For all I know the report and presentation we made were awesome and spot on target.  The three other cities may have had lackluster presentations compared to ours.  I’d like to think so, but I am not going to assume as much.  This is, after all, the show me state!] 

  11. urban reader says:


    It was team of elected officials, professsionals, and your regular, every day St. Louisans who established and have maintained the Missouri state historic rehabilitation tax credit. Credit attorney Jerry Schlicter with lobbying hard on the legislation.

    Without that public, leadership-driven program, there would be no renaissance happening today in DT STL. Believe it when I say that the Slay team has been at the forefront of keeping that program intact for STL.

  12. Cletus says:


    Have you requested the application and other materials from Slay’s office, Rainford, Callow, Rhode, etc? If so, I’d like to know if they responded. Maybe they’ve got something to hide. Maybe they haven’t provided the information to the public because they weren’t asked. I general, does the mayor’s office respond to any information questions you submit to them?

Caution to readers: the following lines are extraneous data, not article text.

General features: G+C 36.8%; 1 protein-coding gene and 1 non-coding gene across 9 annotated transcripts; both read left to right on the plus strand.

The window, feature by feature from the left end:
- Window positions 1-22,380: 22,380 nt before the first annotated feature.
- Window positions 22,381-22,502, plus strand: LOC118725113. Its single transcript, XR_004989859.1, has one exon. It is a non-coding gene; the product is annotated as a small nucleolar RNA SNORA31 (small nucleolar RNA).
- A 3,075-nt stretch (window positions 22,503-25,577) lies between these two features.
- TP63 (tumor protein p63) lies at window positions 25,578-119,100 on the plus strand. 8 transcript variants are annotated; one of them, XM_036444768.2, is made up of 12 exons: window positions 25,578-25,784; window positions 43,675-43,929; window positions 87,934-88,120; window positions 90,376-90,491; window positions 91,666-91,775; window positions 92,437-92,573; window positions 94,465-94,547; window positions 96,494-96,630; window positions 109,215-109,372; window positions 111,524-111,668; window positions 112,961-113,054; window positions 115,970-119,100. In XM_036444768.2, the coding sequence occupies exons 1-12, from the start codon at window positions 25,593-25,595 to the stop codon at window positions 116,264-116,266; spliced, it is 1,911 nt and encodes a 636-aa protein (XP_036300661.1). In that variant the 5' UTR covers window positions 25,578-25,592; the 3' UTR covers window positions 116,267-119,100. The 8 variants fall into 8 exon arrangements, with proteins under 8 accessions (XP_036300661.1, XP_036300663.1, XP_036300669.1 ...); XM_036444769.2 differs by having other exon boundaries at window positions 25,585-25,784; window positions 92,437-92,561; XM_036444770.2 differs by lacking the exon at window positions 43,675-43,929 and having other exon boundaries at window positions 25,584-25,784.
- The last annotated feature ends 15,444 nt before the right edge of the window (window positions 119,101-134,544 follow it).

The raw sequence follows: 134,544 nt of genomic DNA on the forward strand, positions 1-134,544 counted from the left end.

[UrbanReviewSTL — This all just happened late last night so I have not yet made a formal request.  However, the application was submitted back in September so they’ve had sufficient time to put out the information to the general public for consumption. If they do not voluntarily come forth with the information I will do a formal Sunshine Law/Freedom of Information request.  Today I sent an email to the award organizers asking them how many entries they had in total and how many in the “Urban Renewal” category.]

  13. checker says:


    They basically paid $5000 + expenses (they didn’t say this covered all of them) to say this organization gave them an award. Some folks also got a trip to Big Limey on the City’s dime.

    The award is only a tag line, so I guess you could say that they bought the rights to say “2006 winner of….” on all of their marketing materials.

    If it works, goody for them. It’s not really a competition at all and pretty much like the “American Who’s Who of College Students” , etc.–random and a way to make a sale and that’s it.

    Francis, it ain’t the Nobel Peace Prize!

  14. stlmark says: